Like this? You’ll LOVE that!

It’s a brilliant May summer’s day, one of those perfect English afternoons with blue skies and a Goldilocks temperature.

Face Mask

My face mask – an optional social accessory these days – is firmly fixed over my nose and mouth. While I’m no longer legally required to wear it in public, it’s ideal for the job at hand: gardening.

I’m round the back, and I don’t know if it’s because the garden hasn’t been tended in ages or if the rain a couple of days ago has made the grass more pliable, but the lawn mower is making uncharacteristic light work of everything.

Ariana Grande

My headphones, (inherited from my son), has fantastic noise cancelling: I can’t even hear the lawn mower right in front of me. Ariana Grande comes on (shout out to my ‘Pop It’ Spotify playlist).

There’s something about the song that feels vaguely familiar, but it’s not the music.

It’s not even her vocals. The song ends before I can put my finger on whatever the thing is, replaced by something by Maria Civetz.


Weirdly enough, that same feeling is still there – this song has it, too. Why would that be?

Then it hits me: it’s the storytelling and – more specifically – the vulnerability written into the specific songs I’m listening to.


Pop music in general (and huge Pop hits in particular), are very strong on story: you’re transported to a different world, taken on an emotional journey, shown the depths of someone’s hopes and fears, traversing an entirely new universe in the space of 3 minutes and 30 seconds.

Matter of the heart

And while great production and vocals are staples of the genre it’s the matters of the heart, and the story vignettes woven in those hooky melodies and catchy riffs that make the songs stay with you.

UK Gospel

I suddenly realise why Ariana and Malia’s songs sounded familiar: there’s a similar story sensibility in songs by a few of my favourite UK Gospel artists.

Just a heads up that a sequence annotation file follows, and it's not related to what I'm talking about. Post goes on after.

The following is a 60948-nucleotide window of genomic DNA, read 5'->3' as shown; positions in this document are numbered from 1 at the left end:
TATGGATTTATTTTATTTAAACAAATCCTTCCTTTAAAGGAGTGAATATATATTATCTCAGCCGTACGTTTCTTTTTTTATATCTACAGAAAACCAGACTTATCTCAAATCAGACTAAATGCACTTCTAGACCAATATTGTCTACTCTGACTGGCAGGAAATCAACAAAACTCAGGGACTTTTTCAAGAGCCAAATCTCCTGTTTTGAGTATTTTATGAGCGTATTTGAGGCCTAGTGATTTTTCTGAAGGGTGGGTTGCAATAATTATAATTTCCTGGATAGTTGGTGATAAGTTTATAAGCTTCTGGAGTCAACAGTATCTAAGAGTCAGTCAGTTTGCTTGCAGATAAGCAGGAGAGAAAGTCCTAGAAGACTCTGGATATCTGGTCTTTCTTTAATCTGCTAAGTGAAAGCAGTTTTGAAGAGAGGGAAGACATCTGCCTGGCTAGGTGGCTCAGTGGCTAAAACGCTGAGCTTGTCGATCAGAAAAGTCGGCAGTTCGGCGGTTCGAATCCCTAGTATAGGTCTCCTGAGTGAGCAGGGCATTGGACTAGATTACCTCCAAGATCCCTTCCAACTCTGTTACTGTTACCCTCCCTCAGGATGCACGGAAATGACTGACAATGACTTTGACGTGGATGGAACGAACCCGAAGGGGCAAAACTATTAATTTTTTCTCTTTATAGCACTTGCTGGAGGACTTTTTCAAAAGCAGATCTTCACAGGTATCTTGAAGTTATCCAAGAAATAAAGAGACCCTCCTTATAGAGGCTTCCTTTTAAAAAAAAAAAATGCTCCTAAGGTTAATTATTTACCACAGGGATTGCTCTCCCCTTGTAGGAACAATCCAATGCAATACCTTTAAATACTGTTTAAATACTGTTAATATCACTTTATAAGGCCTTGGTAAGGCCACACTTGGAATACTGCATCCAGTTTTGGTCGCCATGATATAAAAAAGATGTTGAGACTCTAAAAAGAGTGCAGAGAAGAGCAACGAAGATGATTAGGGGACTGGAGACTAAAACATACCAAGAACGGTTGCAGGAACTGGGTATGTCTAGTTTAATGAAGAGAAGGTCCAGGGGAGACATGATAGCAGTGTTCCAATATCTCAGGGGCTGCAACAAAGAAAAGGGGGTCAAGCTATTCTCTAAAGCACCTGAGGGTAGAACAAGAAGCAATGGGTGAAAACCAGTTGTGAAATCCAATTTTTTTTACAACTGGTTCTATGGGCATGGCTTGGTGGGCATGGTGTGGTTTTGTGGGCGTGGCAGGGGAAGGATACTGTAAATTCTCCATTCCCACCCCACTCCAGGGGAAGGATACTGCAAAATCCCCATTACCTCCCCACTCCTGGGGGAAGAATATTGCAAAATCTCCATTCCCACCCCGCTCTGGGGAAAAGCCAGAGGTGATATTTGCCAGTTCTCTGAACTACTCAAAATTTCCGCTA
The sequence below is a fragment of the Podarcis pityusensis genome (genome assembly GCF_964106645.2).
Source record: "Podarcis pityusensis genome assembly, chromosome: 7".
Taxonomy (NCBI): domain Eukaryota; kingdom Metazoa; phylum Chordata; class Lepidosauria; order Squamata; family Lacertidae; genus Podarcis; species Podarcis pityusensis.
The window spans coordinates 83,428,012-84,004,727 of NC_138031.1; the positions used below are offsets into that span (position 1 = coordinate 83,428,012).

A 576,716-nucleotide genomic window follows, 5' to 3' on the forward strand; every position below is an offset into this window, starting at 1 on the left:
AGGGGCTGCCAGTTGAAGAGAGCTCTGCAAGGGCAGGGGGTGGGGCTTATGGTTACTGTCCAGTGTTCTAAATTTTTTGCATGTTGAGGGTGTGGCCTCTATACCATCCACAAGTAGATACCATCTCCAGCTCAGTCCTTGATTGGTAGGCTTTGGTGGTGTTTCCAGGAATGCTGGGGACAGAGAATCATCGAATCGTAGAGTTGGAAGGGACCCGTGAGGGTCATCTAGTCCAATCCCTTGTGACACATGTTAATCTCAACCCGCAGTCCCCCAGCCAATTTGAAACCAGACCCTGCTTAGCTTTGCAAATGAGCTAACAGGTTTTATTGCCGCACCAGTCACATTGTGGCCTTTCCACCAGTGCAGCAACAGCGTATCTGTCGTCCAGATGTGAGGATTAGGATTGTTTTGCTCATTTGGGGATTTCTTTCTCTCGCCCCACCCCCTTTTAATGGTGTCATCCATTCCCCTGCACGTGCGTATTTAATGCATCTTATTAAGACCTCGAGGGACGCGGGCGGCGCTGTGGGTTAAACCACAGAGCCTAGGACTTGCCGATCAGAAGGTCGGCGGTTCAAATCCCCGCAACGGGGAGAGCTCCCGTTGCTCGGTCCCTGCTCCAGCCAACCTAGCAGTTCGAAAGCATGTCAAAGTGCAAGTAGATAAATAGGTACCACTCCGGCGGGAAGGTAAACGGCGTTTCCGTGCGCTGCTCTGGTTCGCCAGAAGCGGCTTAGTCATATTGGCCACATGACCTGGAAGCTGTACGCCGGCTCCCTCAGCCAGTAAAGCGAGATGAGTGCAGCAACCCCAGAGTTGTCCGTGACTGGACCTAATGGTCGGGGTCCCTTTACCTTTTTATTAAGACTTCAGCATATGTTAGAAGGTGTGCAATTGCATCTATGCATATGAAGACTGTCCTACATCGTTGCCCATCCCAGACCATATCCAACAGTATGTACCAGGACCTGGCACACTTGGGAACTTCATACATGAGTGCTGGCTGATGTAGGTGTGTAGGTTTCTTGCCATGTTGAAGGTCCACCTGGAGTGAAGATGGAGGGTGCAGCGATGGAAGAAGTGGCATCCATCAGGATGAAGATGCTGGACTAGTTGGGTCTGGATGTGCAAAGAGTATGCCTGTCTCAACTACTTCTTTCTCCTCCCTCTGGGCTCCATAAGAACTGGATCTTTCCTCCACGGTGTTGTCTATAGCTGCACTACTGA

Reference point

So I thought I’d point you in the direction of a few creatives whose writing and storytelling I admire, using popular artists as a broad reference point – a gateway, if you will…

Love These? Check These Too!

Fan of Malia Civetz and Ariana Grande?

Asha Elia

Check out: Sharyn (pronounced Shareen) and Asha Elia

Listen to this if you like: big Poppy vibes, hooky melodies, strong and transparent emotional stories

Try: Routine, Enough, Galaxies (Sharyn), Nights Like This, Serve (this has over 1 million Spotify streams at the time of writing this), New Me, All In (Asha Elia)

Have Anthony Hamilton and Gregory Porter on your playlist?

Gavin Holligan
Lain Gray

You definitely want to try: Gavin Holligan and (Houston, Texas based) Lain Gray

Listen to this if you like: they-don’t-make-them-like-this-anymore Soul music, heartfelt lyrics and intelligent social commentary

Try: Peaceful Waters, Change is Gonna Come, Nowhere (Lain), More Than One, This Hotel is Closed, No Man is an Island (Gavin Holligan)

Contemporary RnB

Mark Asari
Ryan Hylton

If you have an RnB playlist that starts in the 90s and ends up in the 2020s (especially if some of the contemporary stuff has a sprinkling of Afrobeats over it), you’ll definitely want to give Mark Asari and Ryan Hylton a go.

Try: Welcome Home, Jesus, Grace (Mark Asari) Purify, No Other, Holy Water (Ryan Hilton)

Electro Pop/EDM/Tropical

If you have artists David Guetta, Tiësto and Swedish House Mafia on rotation then LZ7 and OTC might have a few tunes that might be of interest


Try: the Country-influenced Two Left Feet, Back in Time (WIlson & Smokin’ Jack Hill Remix), Golden ft S.O. (LZ7) (these three tracks alone are pushing a combined 3 million Spotify streams), Covered in Gold, Down and Reaching Out (OTC),

So there you have it – I won’t promise to make this a series, so if this sounds like something you’re interested in seeing more of, leave a comment and let me know…

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